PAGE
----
Einstein is famously quoted for saying, “If I had an hour to solve a problem, I’d spend 55 minutes thinking of the problem and 5 minutes thinking about solutions.” While inspirational quotes like these provide holistic guidance as to how you should approach various aspects of life (in this case problem solving), they lack actionable how-tos.
“If I had an hour to solve a problem, I’d spend 55 minutes thinking of the problem and 5 minutes thinking about solutions.” – Einstein (a smart guy)
Problem-solving is instrumental when innovating. You’re like a detective trying to understand the context of the situation and all of the variables that come into play – all while making sure you don’t smear the scene with your own biases. You want to interview customers and shadow them without interfering with their normal activity. You want to avoid leading them to your solution through the questions you ask. This can get tricky, which is why we need tools that will constrain us towards a specific path that eliminates this bias on our part as innovators.
Whenever I approach an issue, I always start with a tweaked version of The Lotus Blossom Technique. This is a great starting point because it’s devoid of any ideation or complexities on the part of the tool. The Lotus Blossom Technique provides an overview of a problem space. After you’re done filling it in, you have a better idea of the different aspects of a product and all the problems that are linked to it. Upon completion, you’re left with your top 3 or 4 problems. You might think that the next step is proceeding with ideation. Proposing solutions seems like the obvious next step. You might’ve even been overpowered by your brain that is wired to think of solutions while completing The Lotus Blossom. However, there is a critical step before ideating where we convert problems into Job Statements.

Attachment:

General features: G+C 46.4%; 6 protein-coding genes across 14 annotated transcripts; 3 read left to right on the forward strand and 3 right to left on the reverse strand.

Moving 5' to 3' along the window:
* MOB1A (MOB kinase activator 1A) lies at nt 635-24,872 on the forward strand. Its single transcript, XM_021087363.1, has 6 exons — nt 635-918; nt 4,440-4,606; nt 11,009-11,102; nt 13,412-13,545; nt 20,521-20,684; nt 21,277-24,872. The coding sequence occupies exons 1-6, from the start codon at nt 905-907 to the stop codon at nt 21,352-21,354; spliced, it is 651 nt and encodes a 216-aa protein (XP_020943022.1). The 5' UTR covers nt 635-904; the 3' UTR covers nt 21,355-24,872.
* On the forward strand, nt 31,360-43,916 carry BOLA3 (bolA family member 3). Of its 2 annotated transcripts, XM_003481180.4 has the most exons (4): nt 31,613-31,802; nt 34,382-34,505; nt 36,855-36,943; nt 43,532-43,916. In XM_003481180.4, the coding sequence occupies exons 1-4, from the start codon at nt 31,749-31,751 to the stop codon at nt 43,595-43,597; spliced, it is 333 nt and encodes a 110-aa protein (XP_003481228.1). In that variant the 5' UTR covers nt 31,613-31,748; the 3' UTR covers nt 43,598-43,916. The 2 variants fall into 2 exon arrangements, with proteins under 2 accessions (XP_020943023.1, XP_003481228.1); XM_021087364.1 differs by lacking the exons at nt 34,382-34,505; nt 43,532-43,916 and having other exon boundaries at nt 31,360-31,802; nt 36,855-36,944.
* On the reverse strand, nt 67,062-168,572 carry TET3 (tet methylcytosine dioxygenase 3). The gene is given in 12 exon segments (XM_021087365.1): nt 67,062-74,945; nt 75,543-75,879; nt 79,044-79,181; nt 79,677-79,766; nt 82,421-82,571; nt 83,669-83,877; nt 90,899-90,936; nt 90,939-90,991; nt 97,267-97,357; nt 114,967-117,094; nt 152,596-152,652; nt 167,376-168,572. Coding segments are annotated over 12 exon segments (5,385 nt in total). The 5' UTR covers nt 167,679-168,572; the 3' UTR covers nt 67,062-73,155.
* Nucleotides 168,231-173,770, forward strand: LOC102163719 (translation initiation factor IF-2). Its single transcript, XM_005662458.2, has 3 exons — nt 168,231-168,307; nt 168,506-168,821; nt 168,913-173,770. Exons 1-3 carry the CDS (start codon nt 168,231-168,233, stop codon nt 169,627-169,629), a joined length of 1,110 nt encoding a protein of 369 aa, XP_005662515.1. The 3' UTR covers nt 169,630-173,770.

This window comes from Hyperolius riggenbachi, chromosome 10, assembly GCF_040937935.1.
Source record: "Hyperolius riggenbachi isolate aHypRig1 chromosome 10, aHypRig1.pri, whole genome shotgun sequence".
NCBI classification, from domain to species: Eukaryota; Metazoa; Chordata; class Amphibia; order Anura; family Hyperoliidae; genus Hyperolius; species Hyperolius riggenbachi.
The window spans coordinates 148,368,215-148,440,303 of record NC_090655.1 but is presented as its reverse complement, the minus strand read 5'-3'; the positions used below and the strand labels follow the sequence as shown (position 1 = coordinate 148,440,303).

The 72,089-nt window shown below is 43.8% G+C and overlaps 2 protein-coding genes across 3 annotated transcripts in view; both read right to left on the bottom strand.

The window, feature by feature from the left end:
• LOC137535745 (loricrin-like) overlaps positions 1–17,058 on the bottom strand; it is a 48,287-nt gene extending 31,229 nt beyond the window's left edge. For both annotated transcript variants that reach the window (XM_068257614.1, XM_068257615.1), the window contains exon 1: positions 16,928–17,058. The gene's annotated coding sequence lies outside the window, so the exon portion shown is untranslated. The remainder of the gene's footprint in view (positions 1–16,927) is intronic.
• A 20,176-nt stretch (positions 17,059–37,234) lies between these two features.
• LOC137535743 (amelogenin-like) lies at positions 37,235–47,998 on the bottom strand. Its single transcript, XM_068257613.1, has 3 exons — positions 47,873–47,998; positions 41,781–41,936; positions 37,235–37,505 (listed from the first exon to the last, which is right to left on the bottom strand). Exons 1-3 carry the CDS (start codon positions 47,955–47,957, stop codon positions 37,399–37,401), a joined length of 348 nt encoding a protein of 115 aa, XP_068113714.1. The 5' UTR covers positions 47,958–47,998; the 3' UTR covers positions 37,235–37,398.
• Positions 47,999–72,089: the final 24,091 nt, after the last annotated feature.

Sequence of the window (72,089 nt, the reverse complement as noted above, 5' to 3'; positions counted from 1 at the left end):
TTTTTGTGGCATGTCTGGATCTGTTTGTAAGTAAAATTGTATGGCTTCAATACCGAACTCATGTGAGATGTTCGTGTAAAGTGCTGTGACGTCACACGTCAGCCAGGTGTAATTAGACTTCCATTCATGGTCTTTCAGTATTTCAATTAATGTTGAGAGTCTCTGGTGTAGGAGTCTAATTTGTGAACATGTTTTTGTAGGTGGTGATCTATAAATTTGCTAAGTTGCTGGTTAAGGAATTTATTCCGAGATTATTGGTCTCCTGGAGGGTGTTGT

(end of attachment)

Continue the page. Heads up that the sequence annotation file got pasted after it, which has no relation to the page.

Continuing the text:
A “job” is the reason people buy products or services. For example, If my “job” is to cut the grass, I might buy a lawnmower (the product) to complete the task. However, reframing that job statement unlocks many solutions. If we rephrase “cut the grass” to “keep my grass low and beautiful at all times”, then you might buy genetically advanced seeds that don’t grow beyond a specific height. Notice how you don’t need the lawnmower in this case. Properly phrasing a “job statement” leads to potentially innovative solutions. Another job statement could be to enhance my vision. The solutions include eyeglasses, contact lenses or even Lasik eye surgery. Jobs can be functional, emotional or social. An emotional job could be to recover from a breakup with your boyfriend or girlfriend. To complete this job, you might “hire” a pint of ice cream and a movie, a new puppy or even another soulmate to replace the old one (if that’s your thing). Notice how the solutions that are competing with each other aren’t necessarily from the same category (food item, pet, and human in the previous category).
Right. Now, after you’ve completed The Lotus Blossom Technique, you’d want to unearth the job that the customer is trying to complete when faced with the problems that you’ve uncovered. Think of problems as “triggers” that should get you thinking about jobs. When you hear someone complaining about something (problem), try to understand what he or she is trying to accomplish. Understand the roadblock they’re facing. Dig deeper after you’ve phrased the first job statement. People don’t want a hammer. They want quarter-inch holes. Properly phrasing a job statement will open up a multitude of creative solutions in the ideation phase.
Let’s use Taobla, a modular tray table I’m developing, as an example. I started facing multiple problems like hunching forward to eat while watching TV, having to pause Netflix to clean the glass top of my coffee table after I’m done with my meal, and spilling various sauces on my carpet. Those are all problems (triggers). These problems would be uncovered when completing The Lotus Blossom. After that, we want to phrase our job statement. I faced all these problems when trying to watch TV and eating at the same time. This would be my job statement. It’s under the umbrella of modern-day multitasking. After we have our job statement and the set of problems that accompany it, we then move on to sizing up the opportunity by testing different parameters related to the problems we’ve uncovered.